Industry Pulse

May 29, 2009

About the author: Caitlin Cunningham is managing editor for Storm Water Solutions. Cunningham can be reached at 847.391.1025 or by e-mail at [email protected].


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footprint, infiltration, regulation, trends

The storm water industry is abuzz with change. Recent regulatory developments, for instance, are marked by a push to combine the power of natural and engineered solutions to achieve goals including infiltration and phosphorus removal. Dave Mongeau, general manager of Hydro Intl.’s U.S. Storm Water Division, shared insight on such trends in an interview with Storm Water Solutions Managing Editor Caitlin Cunningham.

Caitlin Cunningham: SWS has featured many articles recently that emphasize the need for storm water professionals to make the most of site space. Is this an industry trend you’re observing?

Dave Mongeau: Yes, definitely. One of the big drivers at the moment is to minimize impervious area to the greatest extent possible. Anytime you’re trying to do that it means every square foot of footprint you’re looking to utilize becomes that much more critical.

Cunningham: What can be done to promote space savings?

Mongeau: There’s a variety of techniques that are explored. Infiltration is a big one. More and more, we find that regulations look to infiltrate as much water as possible as opposed to how in the past, in all likelihood, it would have been discharged off a site.

Cunningham: Do you think it’s any less environmentally friendly or aesthetically pleasing to forgo natural storm water controls in favor of engineered solutions in doing so? Why or why not?

Mongeau: It’s a very changing landscape. If you go back 10 years or so, there was a heavy emphasis on the use of retention/detention ponds, generally considered a natural solution.

In recent years, there’s been a lot of shift away from using those types of techniques because they leave standing water on site, which in many cases is not environmentally friendly. The other drawback of large ponds is that they frequently take up a lot of room, working contrary to the site space goals.

Engineered/manufactured systems can certainly play a role in looking at alternatives to large ponds. You also see other techniques implemented now that only a handful of years ago were not heavily utilized—bioretention cells and techniques of this nature. It’s not uncommon to see manufactured systems playing a role, primarily as pretreatment devices, to help ease the maintenance cycle on more natural systems and extend their life.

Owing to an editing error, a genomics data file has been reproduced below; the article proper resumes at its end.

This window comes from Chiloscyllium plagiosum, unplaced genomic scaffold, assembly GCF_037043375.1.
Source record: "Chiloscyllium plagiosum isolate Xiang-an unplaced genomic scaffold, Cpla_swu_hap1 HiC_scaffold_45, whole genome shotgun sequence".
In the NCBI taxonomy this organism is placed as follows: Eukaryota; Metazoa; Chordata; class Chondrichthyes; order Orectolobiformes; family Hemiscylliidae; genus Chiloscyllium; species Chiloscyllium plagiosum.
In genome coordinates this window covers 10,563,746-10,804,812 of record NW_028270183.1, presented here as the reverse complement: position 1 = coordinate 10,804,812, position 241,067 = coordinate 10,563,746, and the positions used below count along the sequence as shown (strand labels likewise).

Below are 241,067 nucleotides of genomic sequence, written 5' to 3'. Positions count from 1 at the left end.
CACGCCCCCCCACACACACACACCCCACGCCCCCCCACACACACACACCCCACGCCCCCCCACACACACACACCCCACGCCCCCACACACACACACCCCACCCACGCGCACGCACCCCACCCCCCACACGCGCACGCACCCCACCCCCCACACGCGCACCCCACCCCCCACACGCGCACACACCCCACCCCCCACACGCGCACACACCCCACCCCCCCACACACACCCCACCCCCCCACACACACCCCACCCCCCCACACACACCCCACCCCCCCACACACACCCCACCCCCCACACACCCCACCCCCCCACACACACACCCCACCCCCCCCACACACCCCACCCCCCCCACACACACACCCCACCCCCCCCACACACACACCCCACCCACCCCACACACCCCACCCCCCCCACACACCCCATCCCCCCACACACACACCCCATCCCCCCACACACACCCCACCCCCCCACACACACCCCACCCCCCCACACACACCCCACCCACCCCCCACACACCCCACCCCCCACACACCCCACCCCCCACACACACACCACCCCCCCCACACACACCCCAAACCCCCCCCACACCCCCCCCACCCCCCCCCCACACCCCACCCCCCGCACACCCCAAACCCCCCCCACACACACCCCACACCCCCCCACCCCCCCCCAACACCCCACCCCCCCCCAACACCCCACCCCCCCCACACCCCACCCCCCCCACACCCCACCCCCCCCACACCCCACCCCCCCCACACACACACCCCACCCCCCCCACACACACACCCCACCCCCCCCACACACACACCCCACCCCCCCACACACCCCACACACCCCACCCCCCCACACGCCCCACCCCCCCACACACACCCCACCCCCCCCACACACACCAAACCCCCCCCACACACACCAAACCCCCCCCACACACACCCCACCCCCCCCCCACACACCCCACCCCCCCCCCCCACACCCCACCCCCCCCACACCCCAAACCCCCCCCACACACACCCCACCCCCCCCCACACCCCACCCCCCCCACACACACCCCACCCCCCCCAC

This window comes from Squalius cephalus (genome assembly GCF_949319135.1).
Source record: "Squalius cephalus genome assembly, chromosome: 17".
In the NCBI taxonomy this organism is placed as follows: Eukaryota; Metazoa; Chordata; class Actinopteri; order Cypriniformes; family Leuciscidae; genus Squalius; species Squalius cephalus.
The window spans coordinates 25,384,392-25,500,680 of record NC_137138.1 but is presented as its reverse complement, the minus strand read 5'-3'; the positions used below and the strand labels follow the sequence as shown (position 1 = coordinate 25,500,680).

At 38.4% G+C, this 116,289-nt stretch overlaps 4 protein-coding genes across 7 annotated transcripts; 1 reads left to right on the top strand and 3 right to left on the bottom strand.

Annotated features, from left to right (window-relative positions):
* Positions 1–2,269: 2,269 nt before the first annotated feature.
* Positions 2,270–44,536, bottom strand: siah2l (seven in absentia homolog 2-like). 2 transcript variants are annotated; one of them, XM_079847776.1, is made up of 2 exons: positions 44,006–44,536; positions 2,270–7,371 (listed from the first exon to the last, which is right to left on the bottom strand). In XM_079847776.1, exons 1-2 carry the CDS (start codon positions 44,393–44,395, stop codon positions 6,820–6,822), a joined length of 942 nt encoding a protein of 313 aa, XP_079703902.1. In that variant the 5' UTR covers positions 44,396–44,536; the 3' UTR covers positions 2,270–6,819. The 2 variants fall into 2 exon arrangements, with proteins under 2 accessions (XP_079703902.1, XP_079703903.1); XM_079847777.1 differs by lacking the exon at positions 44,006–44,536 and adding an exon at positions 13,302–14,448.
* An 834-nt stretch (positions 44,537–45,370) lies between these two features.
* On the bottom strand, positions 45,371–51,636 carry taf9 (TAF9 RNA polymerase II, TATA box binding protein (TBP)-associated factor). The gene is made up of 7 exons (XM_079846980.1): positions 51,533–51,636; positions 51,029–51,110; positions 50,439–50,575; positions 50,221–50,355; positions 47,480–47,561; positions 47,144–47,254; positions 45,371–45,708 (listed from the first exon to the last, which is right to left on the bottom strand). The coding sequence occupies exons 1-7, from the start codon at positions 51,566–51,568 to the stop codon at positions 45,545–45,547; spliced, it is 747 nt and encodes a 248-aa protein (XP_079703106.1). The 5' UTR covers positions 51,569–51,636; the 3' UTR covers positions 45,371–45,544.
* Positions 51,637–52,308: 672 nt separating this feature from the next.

Cunningham: What’s ahead on the storm water regulation horizon?

Mongeau: We’re seeing two effects currently. First, there are a number of locations where in the past there were not real strong storm water regulations in place, and now they’re starting to implement them for the first time. Then there’s other locations where there’s a long history of fairly aggressive storm water regulations; these locations are in a mode where they’re going to their next phase of regulation, increasing the level of requirement because of what they’ve come to learn over the past 10 years or so about the techniques employed.

What we’re seeing—certainly in areas where they’re advancing regulations—is a shift from a focus on removing total suspended solids to a focus on removing phosphorus because of its impact on water bodies.

Industry professionals have to look at new techniques because to a strong extent, the things they’re used to doing may no longer fit the bill. Speaking from a manufacturer’s perspective, we find that we have to stay ahead of trends and be in touch with what’s happening on the regulatory front to determine what it means for a product mix.

Dave Mongeau is general manager, U.S. Storm Water Div., for Hydro Intl. Mongeau can be reached at 207.756.6200 or by e-mail at [email protected].

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